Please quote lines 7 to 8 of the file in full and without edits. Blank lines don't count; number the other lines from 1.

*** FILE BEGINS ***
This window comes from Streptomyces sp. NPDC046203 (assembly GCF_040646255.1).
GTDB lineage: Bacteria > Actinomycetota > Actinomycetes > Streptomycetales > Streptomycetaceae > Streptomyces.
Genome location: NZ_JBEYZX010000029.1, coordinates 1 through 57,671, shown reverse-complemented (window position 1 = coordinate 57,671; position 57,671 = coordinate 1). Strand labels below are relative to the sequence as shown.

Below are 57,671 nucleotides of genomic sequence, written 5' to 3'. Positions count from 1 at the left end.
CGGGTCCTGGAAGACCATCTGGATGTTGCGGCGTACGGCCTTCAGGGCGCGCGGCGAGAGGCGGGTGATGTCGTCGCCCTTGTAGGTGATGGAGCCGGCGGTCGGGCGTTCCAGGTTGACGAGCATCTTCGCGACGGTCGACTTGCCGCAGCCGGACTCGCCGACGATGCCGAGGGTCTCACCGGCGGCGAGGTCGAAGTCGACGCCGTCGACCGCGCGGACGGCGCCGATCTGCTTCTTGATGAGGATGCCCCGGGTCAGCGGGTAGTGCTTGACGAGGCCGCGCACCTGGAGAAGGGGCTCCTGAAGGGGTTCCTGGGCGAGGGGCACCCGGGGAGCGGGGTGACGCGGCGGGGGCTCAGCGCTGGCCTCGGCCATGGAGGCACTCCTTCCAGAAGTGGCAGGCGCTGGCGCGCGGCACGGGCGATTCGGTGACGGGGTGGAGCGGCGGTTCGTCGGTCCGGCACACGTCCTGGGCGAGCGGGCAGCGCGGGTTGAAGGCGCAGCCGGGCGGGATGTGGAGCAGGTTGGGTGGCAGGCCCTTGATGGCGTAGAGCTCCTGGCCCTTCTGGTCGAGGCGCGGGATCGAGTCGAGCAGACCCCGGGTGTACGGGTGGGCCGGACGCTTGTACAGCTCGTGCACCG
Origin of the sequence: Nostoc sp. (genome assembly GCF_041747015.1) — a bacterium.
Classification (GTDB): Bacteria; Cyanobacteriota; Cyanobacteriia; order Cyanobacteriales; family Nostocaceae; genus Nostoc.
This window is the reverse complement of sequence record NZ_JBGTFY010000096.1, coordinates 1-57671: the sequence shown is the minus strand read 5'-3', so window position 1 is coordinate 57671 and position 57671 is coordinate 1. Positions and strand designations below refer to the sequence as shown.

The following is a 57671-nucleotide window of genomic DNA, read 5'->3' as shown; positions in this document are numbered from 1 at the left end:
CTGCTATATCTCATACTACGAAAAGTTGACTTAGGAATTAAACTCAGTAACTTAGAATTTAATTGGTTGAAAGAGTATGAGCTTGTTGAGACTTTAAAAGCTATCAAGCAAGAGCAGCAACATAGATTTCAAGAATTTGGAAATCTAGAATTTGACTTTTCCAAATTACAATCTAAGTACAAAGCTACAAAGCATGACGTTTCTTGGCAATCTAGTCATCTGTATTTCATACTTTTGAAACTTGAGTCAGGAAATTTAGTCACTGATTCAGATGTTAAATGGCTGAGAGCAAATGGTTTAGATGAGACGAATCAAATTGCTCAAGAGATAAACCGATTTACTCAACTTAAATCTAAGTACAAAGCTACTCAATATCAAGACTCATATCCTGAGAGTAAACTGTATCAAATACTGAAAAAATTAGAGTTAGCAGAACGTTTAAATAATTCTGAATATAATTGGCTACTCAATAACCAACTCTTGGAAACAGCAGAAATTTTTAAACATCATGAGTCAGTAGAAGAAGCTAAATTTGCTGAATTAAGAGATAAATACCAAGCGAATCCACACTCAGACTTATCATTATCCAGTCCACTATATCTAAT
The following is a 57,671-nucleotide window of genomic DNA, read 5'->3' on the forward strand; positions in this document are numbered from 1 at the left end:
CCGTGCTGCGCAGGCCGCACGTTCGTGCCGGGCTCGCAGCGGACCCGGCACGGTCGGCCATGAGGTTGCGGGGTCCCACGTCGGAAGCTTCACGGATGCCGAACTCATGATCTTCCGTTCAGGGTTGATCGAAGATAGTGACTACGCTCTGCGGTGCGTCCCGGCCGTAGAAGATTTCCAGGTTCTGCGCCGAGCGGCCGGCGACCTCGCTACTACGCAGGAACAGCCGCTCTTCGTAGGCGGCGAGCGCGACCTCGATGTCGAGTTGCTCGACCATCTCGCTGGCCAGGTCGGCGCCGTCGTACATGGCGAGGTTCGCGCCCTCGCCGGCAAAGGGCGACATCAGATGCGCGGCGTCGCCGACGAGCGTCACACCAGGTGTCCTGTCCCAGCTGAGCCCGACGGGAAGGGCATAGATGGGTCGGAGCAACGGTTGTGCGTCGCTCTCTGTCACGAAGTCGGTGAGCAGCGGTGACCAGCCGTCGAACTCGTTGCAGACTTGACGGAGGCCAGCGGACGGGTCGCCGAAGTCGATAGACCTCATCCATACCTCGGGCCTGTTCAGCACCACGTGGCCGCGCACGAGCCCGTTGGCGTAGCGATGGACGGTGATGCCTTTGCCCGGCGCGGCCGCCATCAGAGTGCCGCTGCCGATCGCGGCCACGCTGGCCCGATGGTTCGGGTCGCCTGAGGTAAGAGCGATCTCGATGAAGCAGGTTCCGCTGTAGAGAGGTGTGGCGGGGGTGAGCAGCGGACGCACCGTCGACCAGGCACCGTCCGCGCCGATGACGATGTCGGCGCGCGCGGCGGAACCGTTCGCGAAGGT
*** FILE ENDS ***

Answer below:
Classification (GTDB): Bacteria; Cyanobacteriota; Cyanobacteriia; order Cyanobacteriales; family Nostocaceae; genus Nostoc.
This window is the reverse complement of sequence record NZ_JBGTFY010000096.1, coordinates 1-57671: the sequence shown is the minus strand read 5'-3', so window position 1 is coordinate 57671 and position 57671 is coordinate 1. Positions and strand designations below refer to the sequence as shown.